An excerpt from the article:
The roughly two-hour show represents an unusual combination -- for many "Star Wars" fans, perhaps the first time they'll be seeing a symphony orchestra. But don't expect contemplative silence between movements. Every instrument will be amplified (a lot), and in addition to the lasers, you'll see flames and smoke -- the staging is so elaborate, it takes 12 semitrailer trucks to transport the show from city to city.Read the full article here.
Belgium's Dirk Brosse will conduct an 86-piece orchestra (including some from the Boston Pops and the Philadelphia Chamber Orchestra) and a 60-voice choir performing a "Star Wars" montage that Williams assembled and, in some cases, re-orchestrated.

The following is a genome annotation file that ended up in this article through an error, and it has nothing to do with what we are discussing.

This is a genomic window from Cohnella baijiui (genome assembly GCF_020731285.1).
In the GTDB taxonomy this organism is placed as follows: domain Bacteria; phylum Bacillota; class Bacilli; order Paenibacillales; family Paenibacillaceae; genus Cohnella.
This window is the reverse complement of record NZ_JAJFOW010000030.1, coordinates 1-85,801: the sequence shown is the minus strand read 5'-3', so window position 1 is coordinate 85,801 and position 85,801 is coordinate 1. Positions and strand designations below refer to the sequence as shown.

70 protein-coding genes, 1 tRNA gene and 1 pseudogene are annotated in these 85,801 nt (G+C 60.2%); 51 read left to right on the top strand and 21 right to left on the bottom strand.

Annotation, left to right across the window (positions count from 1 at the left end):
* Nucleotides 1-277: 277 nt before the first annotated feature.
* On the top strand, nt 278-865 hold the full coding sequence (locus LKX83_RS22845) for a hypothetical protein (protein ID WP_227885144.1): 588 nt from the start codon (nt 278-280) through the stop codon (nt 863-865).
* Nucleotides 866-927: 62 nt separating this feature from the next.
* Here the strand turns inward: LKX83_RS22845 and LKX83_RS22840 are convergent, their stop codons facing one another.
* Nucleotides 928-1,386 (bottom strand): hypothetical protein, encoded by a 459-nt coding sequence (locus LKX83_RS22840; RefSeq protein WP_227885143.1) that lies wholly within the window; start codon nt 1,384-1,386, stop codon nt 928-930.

As the orchestra plays and the choir sings, a giant high-definition LED screen will show clips from all six movies, the footage matched to the music. The footage unfolds in rough chronological order but also is organized around musical themes -- a little romance here, the rise of the dark side there.
For the first time, audiences will be able to see a fully digital Yoda in "Star Wars: Episode 1 -- The Phantom Menace," as Lucas recently excised the poorly executed Yoda puppet. Anthony Daniels, who lent his voice to the golden protocol droid C-3PO in all "Star Wars" movies, narrates the proceedings.